Monthly Archives: December 2009
It’s becoming increasingly apparent to me that some of the code I’ve been writing (perhaps even the majority?!) may look “magical” at first glance, or to the uninitiated.
I briefly touched upon this in my last blog post, however, I don’t feel I’ve explored deeply enough into the extent of the problem, or into possible solutions in which I can improve the “maintainability” cost to my code.
This post is written in part to explore this problem further, and to get some feedback into ways to solve this issue.
Causes of Magical Code
Loosely coupled systems can be a pain to track down where the coupling occurs
Although I don’t fully agree with the statement itself, I can certainly appreciate its intent in the context in which it was made. Let’s have a look at some of the factors that I think may have formed the basis in which this opinion was founded.
- Application of advanced .NET features that many developers are unfamiliar with, including, but not limited to:
- Lambda syntax
- Anonymous Types
- ASP.NET MVC
- Specialized controller factory, Specialized Model Binders, and template helpers (input and display builders)
- Concoction of OSS tools, including, but not limited to:
- NHibernate, AutoMapper, StructureMap, MSpec
- Usage of Design Patterns/techniques that some developers may be unfamiliar with, and perhaps that even more experienced developers may have trouble recognising. Including, but not limited to:
- Inversion of Control
- Templated Method, Decorator, Nested Closure, Memento, Specification, Event Sourcing , Command Pattern, etc
- Certain scenarios where IDE tools (we use ReSharper) suggest classes and methods are not instantiated or are unused, or that the sole usage is the unit tests. In actuality, the classes/methods are used through some kind of reflection or created by and inversion of control container. This causes some confusion when identifying points of coupling, and locating “dead code”.
- Application of conventions for eliminating repetitive code
- Context/Specification style unit tests using MSpec syntax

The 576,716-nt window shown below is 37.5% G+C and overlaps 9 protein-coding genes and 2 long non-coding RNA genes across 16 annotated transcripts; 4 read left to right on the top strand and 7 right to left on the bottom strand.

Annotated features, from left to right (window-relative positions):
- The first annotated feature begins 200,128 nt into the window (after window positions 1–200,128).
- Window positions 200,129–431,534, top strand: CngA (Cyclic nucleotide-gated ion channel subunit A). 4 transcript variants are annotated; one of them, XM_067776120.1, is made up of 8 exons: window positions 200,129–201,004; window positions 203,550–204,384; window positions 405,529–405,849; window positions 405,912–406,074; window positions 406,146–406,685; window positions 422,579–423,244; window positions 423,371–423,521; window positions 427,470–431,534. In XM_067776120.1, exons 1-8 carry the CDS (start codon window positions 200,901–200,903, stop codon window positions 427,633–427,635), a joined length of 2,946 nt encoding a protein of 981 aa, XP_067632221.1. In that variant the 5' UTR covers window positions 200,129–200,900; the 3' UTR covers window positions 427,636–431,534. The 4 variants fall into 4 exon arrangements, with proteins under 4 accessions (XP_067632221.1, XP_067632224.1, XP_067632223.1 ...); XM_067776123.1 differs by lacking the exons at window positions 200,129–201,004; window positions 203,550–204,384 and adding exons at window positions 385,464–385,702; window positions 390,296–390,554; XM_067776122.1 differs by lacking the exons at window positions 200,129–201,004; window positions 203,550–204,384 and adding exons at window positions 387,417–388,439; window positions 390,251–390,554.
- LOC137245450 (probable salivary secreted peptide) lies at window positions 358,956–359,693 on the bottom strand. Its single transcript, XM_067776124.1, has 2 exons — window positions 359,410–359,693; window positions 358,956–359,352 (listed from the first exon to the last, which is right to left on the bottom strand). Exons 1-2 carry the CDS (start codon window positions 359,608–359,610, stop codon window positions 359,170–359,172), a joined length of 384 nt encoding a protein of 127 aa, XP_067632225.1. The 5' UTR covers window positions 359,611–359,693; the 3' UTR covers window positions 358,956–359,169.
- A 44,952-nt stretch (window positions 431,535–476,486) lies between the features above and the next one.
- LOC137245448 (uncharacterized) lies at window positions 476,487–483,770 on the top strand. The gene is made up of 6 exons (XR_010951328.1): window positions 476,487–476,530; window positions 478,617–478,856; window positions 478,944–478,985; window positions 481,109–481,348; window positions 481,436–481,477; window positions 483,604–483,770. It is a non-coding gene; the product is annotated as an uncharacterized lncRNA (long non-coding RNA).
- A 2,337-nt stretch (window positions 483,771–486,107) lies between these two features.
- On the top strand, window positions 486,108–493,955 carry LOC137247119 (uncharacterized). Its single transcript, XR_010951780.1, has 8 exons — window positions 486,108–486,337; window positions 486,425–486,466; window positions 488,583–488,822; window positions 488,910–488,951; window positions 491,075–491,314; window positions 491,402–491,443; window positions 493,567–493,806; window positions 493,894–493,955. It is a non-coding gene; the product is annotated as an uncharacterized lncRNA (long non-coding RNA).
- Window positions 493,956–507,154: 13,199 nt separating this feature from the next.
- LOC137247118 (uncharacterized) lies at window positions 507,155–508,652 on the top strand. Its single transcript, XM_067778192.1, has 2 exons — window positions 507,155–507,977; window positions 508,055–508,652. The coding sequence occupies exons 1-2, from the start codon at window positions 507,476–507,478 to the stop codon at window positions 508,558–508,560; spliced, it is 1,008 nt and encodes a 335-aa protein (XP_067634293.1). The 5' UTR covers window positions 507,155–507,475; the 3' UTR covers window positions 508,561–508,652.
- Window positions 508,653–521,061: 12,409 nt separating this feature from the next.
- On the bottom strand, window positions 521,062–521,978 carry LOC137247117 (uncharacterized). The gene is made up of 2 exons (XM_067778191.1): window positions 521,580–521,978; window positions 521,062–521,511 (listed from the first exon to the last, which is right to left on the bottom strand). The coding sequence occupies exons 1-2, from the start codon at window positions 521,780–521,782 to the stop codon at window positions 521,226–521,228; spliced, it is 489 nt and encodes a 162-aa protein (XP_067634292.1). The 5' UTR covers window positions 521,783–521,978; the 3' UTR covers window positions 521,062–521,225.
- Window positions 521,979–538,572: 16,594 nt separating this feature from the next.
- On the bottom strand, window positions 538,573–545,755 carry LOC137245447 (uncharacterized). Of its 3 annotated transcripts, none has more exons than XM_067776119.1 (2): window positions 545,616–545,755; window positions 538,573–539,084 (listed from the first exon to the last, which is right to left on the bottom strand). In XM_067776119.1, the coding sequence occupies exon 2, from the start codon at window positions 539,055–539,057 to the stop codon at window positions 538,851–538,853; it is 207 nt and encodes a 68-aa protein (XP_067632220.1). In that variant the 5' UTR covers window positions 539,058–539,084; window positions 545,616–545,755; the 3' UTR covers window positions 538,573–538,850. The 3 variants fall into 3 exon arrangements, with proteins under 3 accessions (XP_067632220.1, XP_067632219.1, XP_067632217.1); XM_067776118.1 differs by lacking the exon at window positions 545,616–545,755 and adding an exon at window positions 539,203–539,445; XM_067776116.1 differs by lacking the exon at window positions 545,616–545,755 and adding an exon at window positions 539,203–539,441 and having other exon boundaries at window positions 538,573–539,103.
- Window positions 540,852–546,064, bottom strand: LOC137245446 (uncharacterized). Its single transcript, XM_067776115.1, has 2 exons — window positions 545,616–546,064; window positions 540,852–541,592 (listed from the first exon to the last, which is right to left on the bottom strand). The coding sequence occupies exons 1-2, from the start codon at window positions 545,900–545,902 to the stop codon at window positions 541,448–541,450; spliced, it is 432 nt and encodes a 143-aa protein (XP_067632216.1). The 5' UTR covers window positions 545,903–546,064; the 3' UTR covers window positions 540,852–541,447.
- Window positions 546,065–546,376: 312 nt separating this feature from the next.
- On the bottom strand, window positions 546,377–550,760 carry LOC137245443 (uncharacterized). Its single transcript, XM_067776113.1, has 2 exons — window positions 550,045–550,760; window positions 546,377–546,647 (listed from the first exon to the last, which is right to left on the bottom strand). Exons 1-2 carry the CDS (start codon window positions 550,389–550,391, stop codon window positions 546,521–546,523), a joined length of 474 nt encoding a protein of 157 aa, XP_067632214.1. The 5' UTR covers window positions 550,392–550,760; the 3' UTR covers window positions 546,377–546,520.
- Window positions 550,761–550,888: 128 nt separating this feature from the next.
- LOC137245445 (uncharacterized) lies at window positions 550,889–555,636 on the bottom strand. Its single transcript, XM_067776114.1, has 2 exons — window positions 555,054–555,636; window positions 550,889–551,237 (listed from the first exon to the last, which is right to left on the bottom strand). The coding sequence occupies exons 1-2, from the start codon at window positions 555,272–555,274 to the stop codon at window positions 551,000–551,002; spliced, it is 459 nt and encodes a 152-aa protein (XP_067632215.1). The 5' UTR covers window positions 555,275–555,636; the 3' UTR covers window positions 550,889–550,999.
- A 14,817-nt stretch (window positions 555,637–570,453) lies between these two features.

Looking for Feedback
I’ve listed some issues that I am aware of that I think may result in some difficulty in the understanding of my code base. If I get some time soon, I would like to post again with some potential approaches to tackling these issues. In the mean time, have you come across similar problems with your code base, or have felt similar friction when pairing? Have you any items to add to this list of issues? Perhaps you have suggestions on how you’ve talked these issues in the past, or have an idea to add?
Let me know your thoughts!
This post is in response to an email from a colleague of mine who (quite appropriately) has some reservations to applying Convention over Configuration. For those of you unfamiliar with this approach, or wanting to learn more, I would invite you to read Jeremy Millers article on this topic on MSDN. Over this post, I will frequently paraphrase and quote content from Jimmy Bogards blog, since many of my opinions have already been said by him, in a more coherent way that I ever could!
Quite rightly, my colleague Chris has pointed out a cost associated with Convention over Configuration:
My trouble with conventions is that they give you performance enhancements [in regards to efficiency] in the long-term, but can confuse the be-jesus out of people when they first look at them. E.g. Loosely coupled systems can be a pain to track down where the coupling occurs, unless people are adhering to some convention regarding their setup.
At first glance (unaware of the conventions), it is easy to be put off by the inherent “magic” of the convention over configuration approach. Additionally, embedding “opinions” into your code or framework may detract from potential reuse in new scenarios where those opinions aren’t as favourable. There is also the complexity involved with enforcing conventions, although static code analysis (as part of continuous integration) can go some way of relieving this.
Multiple Versions of the Truth
Ignoring conventions by iterating endlessly, never retrofitting opinions results in having many versions of “truth” in our system, all of them correct at one point in time, none standing out above the other.
Opinionated (convention-driven) software development tends to be more efficient however, removing unnecessary decisions from the developers and promoting consistency. The result of this is that we often write need to write less code to achieve the desired result. Of course writing less code is good by me!
Application of Conventions
It is important to remember that conventions should be applied by turning already implicit concepts, into explicit concepts. Trying to form opinions in absence of any context is very likely to lead to awkward, friction-inducing development. In this case, YAGNI should prevail.
Opinions formed in one application are frequently only appropriate to that specific application. It is therefore appropriate that opinions are formed within the team involved, with new members introduced to these concepts when brought onboard.
In summary, I’d like to refer back to this comment from Jimmy Bogard, stated in regard to forming conventions:
The middle ground here is one where we become finely attuned to the pain induced by our design, [do] not try to invent problems where they don’t exist, iterate our design, and retrofit after each breakthrough. Opinionated software is a fantastic concept, but we can’t confuse opinion formation with misguided attempts to make all design decisions upfront in the absence of agreeing upon the principles that led to the opinions.